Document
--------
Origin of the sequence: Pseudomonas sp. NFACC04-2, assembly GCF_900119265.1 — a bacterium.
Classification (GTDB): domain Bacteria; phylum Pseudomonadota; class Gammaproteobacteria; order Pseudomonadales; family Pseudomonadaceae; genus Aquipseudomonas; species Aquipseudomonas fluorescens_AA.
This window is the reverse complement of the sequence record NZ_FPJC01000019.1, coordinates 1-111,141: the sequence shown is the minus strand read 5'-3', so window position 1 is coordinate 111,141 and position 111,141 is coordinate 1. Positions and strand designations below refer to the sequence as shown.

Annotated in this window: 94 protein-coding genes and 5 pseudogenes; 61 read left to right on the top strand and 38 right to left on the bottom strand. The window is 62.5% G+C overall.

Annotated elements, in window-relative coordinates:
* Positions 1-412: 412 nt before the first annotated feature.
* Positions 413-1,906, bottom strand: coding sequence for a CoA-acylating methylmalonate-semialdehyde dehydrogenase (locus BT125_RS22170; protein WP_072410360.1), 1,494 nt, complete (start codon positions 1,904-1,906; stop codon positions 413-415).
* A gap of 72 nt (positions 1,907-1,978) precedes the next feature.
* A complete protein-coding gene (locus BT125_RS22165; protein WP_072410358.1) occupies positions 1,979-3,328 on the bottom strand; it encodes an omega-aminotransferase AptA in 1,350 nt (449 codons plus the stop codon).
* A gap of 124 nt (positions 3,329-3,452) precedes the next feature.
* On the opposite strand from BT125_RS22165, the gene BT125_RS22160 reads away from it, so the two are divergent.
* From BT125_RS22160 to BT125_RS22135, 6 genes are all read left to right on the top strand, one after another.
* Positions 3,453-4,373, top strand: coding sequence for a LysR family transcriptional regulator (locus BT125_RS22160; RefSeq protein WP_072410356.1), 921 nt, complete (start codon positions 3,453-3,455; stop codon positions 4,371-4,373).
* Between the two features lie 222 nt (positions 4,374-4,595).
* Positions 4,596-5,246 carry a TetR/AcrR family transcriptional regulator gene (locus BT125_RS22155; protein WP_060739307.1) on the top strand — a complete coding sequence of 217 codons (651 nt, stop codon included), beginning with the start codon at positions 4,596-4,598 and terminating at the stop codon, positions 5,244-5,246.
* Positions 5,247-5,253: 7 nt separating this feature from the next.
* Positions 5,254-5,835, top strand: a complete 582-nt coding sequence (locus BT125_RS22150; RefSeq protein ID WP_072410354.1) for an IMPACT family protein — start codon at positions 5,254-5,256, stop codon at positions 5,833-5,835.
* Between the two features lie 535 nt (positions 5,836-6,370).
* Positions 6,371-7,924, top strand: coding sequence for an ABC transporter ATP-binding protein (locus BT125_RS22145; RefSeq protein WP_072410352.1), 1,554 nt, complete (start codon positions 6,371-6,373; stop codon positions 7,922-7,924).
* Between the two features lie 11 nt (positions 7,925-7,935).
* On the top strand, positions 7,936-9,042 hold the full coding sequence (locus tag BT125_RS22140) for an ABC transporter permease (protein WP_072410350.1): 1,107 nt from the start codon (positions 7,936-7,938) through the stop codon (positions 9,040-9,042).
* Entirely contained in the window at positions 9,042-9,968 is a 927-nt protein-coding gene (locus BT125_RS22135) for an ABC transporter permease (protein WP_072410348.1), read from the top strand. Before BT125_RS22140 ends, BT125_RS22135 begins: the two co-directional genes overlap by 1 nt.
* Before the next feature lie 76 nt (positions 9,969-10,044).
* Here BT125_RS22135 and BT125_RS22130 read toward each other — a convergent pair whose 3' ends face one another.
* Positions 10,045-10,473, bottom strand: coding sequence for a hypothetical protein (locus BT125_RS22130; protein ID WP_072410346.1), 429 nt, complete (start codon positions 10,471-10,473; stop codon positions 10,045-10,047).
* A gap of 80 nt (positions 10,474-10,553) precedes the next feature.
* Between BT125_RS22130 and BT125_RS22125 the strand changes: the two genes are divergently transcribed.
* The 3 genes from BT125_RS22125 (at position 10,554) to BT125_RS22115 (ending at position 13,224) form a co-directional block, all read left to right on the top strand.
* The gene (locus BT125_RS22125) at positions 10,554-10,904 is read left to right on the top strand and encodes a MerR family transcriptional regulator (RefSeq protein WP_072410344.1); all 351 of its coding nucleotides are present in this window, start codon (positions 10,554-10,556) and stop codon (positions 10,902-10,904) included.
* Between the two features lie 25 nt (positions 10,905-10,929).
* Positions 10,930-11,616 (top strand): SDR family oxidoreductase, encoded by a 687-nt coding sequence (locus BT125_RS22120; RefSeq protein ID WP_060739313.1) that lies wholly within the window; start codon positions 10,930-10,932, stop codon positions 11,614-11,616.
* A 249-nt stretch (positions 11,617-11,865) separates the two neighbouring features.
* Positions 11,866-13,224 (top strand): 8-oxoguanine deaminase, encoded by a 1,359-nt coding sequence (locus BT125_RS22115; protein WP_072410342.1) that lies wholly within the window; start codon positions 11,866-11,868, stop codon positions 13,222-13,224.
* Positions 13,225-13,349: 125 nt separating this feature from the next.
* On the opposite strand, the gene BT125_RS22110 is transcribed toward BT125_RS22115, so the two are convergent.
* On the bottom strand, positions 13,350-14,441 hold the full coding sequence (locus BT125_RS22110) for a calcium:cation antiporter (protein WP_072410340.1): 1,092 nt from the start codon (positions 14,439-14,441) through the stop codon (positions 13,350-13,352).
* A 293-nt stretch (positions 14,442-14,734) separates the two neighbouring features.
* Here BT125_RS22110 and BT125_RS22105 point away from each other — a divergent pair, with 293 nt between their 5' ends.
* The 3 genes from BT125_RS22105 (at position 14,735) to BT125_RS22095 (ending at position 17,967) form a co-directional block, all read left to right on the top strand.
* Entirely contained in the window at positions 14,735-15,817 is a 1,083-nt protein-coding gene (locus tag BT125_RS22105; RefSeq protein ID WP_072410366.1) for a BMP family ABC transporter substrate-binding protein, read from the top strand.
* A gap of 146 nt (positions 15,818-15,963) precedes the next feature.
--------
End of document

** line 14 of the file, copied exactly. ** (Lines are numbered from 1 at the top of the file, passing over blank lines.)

* Between the two features lie 222 nt (positions 4,374-4,595).